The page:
Are you composting food waste at Firecracker?
Chip: Yeah! Total Organics Recycling provides a yellow bin. I have my staff trained to throw food scraps into it and it’s super easy to do. It’s so simple to just empty that into the bin and they [Total Organics Recycling] come get it. They were referred to us by the Green Dining Alliance.
What are the benefits of working with the Green Dining Alliance?
Chip: They come in and do an audit and give you a lot of advice in terms of guidelines. They make suggestions for things you can do that range from the easiest, low hanging kind of no-brainers to the more sophisticated stuff. Actually, Firecracker was the first restaurant in St. Louis to ever achieve certification by the Green Dining Alliance before we even opened our doors.
Does your commitment to green dining affect the vendors you choose to work with?
Chip: Not really. I think it’s become so expected in the industry that even traditional, broad-line distributors have started to carry products with that in mind. Food suppliers are very aware that restaurant owners want locally sourced goods wherever possible and organic, cage-free, and grass-fed options are now expected. The suppliers are pretty involved and active.
One thing that sets Firecracker apart from a lot of pizza joints is your energy-efficient electric oven, as opposed to a wood-burning oven. Can you tell me about that decision?
Chip: I really rejected the trend of wood-burning ovens because of how much carbon they dump into the atmosphere. Even one wood-burning oven seems to add something that’s contrary to a good sustainability program. Also, it’s really difficult to source wood and you constantly have to keep a fire burning — you can’t turn it off at night and back on in the morning. The electric oven doesn’t need a lot of energy to get up to the right temperature and because it’s a multi-deck, we can turn decks off and get off the grid if we’re not busy. It’s trendy to be a wood-burning pizza place, but we went away from that because it’s much greener to have an efficient oven that doesn’t burn a natural resource.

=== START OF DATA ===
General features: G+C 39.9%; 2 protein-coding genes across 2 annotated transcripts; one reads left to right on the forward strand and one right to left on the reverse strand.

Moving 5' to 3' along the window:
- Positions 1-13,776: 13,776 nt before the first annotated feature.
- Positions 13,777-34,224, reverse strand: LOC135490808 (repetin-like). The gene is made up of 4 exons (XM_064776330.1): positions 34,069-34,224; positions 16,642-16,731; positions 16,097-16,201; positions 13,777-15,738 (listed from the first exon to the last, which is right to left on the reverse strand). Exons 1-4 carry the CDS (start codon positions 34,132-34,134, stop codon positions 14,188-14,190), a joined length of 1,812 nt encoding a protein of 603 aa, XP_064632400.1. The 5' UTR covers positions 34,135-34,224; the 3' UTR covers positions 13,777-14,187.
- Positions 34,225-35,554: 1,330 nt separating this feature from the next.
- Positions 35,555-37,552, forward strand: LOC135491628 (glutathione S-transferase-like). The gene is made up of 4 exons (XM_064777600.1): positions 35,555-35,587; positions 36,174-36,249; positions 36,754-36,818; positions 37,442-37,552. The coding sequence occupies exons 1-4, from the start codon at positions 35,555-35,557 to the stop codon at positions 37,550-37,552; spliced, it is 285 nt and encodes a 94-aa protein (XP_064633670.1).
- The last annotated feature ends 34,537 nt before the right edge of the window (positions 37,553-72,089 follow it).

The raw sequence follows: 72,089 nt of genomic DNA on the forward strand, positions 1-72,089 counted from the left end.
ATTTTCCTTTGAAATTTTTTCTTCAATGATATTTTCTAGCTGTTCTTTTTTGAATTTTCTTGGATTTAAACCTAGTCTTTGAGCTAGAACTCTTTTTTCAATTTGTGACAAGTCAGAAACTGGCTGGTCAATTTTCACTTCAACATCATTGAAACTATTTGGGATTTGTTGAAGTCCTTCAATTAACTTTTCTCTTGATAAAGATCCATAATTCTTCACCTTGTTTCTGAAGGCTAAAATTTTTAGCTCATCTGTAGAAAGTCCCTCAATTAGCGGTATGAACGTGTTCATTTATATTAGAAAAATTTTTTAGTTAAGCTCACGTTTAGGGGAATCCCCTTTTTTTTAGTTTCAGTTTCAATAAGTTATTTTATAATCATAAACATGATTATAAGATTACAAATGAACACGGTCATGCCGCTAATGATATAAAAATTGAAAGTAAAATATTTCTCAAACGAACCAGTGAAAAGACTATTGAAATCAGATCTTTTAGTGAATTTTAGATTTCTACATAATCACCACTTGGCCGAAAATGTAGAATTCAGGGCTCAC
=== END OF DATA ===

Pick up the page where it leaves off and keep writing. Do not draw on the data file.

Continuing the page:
Do you think Firecracker staff appreciates the commitment to green dining?
Chip: Yes, I think there’s a feel-good aspect to it, working for a company that clearly is making it a priority. I think people resonate with that — both people that work here and people that come here. A lot of really great companies are doing similar things, and I think there’s a lot of public awareness now. Maybe it’s a mark against those who aren’t working as hard to do anything.
Straws have been in the news a lot lately — what do you think the next trend will be in green dining?
Chip: I think with restaurants it’s mostly waste of food containers. Things that are non-reusable, like cans, bottles, packaging, and bags. Then we start getting into things like chemicals for your dishwashers and things that you clean with. Chemicals are probably more sophisticated and that’s an area that is a bit more cost-prohibitive for an owner to try to maintain a program of biodegradables, and things of that nature.